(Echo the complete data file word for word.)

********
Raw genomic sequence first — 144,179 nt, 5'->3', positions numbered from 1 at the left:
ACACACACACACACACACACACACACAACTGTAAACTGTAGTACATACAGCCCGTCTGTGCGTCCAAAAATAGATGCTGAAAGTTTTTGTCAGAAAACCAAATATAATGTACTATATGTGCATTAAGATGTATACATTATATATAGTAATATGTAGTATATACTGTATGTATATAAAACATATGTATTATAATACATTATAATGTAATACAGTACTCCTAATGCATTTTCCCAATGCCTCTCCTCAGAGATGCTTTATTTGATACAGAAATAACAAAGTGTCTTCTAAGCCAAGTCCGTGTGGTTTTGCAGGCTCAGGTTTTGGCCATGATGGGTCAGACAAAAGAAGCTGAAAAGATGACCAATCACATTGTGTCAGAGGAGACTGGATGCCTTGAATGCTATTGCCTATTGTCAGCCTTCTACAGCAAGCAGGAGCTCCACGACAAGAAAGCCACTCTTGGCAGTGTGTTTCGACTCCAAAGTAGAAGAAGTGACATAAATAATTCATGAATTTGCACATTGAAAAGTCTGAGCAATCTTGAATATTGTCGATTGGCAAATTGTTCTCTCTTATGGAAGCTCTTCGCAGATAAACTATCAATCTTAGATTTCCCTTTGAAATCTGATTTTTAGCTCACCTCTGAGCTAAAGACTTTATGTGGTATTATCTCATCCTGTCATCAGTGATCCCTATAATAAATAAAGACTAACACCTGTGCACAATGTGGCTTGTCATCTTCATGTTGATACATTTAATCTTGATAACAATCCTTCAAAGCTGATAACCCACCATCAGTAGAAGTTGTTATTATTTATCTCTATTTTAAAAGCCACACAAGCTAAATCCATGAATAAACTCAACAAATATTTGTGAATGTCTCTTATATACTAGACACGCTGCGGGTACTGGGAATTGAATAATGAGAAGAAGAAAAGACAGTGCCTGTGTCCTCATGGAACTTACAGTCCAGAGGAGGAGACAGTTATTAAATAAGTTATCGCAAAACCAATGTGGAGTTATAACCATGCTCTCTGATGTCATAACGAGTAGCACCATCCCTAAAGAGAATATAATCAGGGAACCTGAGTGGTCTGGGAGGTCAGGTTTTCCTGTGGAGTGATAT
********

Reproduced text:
Raw genomic sequence first — 144,179 nt, 5'->3', positions numbered from 1 at the left:
ACACACACACACACACACACACACACAACTGTAAACTGTAGTACATACAGCCCGTCTGTGCGTCCAAAAATAGATGCTGAAAGTTTTTGTCAGAAAACCAAATATAATGTACTATATGTGCATTAAGATGTATACATTATATATAGTAATATGTAGTATATACTGTATGTATATAAAACATATGTATTATAATACATTATAATGTAATACAGTACTCCTAATGCATTTTCCCAATGCCTCTCCTCAGAGATGCTTTATTTGATACAGAAATAACAAAGTGTCTTCTAAGCCAAGTCCGTGTGGTTTTGCAGGCTCAGGTTTTGGCCATGATGGGTCAGACAAAAGAAGCTGAAAAGATGACCAATCACATTGTGTCAGAGGAGACTGGATGCCTTGAATGCTATTGCCTATTGTCAGCCTTCTACAGCAAGCAGGAGCTCCACGACAAGAAAGCCACTCTTGGCAGTGTGTTTCGACTCCAAAGTAGAAGAAGTGACATAAATAATTCATGAATTTGCACATTGAAAAGTCTGAGCAATCTTGAATATTGTCGATTGGCAAATTGTTCTCTCTTATGGAAGCTCTTCGCAGATAAACTATCAATCTTAGATTTCCCTTTGAAATCTGATTTTTAGCTCACCTCTGAGCTAAAGACTTTATGTGGTATTATCTCATCCTGTCATCAGTGATCCCTATAATAAATAAAGACTAACACCTGTGCACAATGTGGCTTGTCATCTTCATGTTGATACATTTAATCTTGATAACAATCCTTCAAAGCTGATAACCCACCATCAGTAGAAGTTGTTATTATTTATCTCTATTTTAAAAGCCACACAAGCTAAATCCATGAATAAACTCAACAAATATTTGTGAATGTCTCTTATATACTAGACACGCTGCGGGTACTGGGAATTGAATAATGAGAAGAAGAAAAGACAGTGCCTGTGTCCTCATGGAACTTACAGTCCAGAGGAGGAGACAGTTATTAAATAAGTTATCGCAAAACCAATGTGGAGTTATAACCATGCTCTCTGATGTCATAACGAGTAGCACCATCCCTAAAGAGAATATAATCAGGGAACCTGAGTGGTCTGGGAGGTCAGGTTTTCCTGTGGAGTGATAT